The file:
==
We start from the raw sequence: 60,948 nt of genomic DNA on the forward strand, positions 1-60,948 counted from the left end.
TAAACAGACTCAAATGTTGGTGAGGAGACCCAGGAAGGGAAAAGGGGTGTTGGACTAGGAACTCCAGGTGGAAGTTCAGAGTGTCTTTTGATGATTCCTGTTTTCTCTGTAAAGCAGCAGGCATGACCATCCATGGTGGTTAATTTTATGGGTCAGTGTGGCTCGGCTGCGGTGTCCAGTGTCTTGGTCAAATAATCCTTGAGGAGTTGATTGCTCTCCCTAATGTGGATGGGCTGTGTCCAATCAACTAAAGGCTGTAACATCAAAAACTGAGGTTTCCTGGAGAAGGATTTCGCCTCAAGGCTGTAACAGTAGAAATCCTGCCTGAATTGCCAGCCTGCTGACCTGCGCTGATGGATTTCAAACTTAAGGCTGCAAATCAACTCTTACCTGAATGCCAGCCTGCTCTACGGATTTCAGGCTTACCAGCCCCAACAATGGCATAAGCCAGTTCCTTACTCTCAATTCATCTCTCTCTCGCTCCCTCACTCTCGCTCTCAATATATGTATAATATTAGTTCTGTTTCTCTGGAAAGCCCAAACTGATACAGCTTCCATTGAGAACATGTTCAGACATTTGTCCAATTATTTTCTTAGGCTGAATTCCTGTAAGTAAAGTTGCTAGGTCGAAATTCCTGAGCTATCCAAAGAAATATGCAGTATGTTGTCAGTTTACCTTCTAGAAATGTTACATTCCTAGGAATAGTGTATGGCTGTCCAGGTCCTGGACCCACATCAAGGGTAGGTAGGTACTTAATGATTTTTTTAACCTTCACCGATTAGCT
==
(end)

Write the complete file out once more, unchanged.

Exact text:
We start from the raw sequence: 60,948 nt of genomic DNA on the forward strand, positions 1-60,948 counted from the left end.
TAAACAGACTCAAATGTTGGTGAGGAGACCCAGGAAGGGAAAAGGGGTGTTGGACTAGGAACTCCAGGTGGAAGTTCAGAGTGTCTTTTGATGATTCCTGTTTTCTCTGTAAAGCAGCAGGCATGACCATCCATGGTGGTTAATTTTATGGGTCAGTGTGGCTCGGCTGCGGTGTCCAGTGTCTTGGTCAAATAATCCTTGAGGAGTTGATTGCTCTCCCTAATGTGGATGGGCTGTGTCCAATCAACTAAAGGCTGTAACATCAAAAACTGAGGTTTCCTGGAGAAGGATTTCGCCTCAAGGCTGTAACAGTAGAAATCCTGCCTGAATTGCCAGCCTGCTGACCTGCGCTGATGGATTTCAAACTTAAGGCTGCAAATCAACTCTTACCTGAATGCCAGCCTGCTCTACGGATTTCAGGCTTACCAGCCCCAACAATGGCATAAGCCAGTTCCTTACTCTCAATTCATCTCTCTCTCGCTCCCTCACTCTCGCTCTCAATATATGTATAATATTAGTTCTGTTTCTCTGGAAAGCCCAAACTGATACAGCTTCCATTGAGAACATGTTCAGACATTTGTCCAATTATTTTCTTAGGCTGAATTCCTGTAAGTAAAGTTGCTAGGTCGAAATTCCTGAGCTATCCAAAGAAATATGCAGTATGTTGTCAGTTTACCTTCTAGAAATGTTACATTCCTAGGAATAGTGTATGGCTGTCCAGGTCCTGGACCCACATCAAGGGTAGGTAGGTACTTAATGATTTTTTTAACCTTCACCGATTAGCT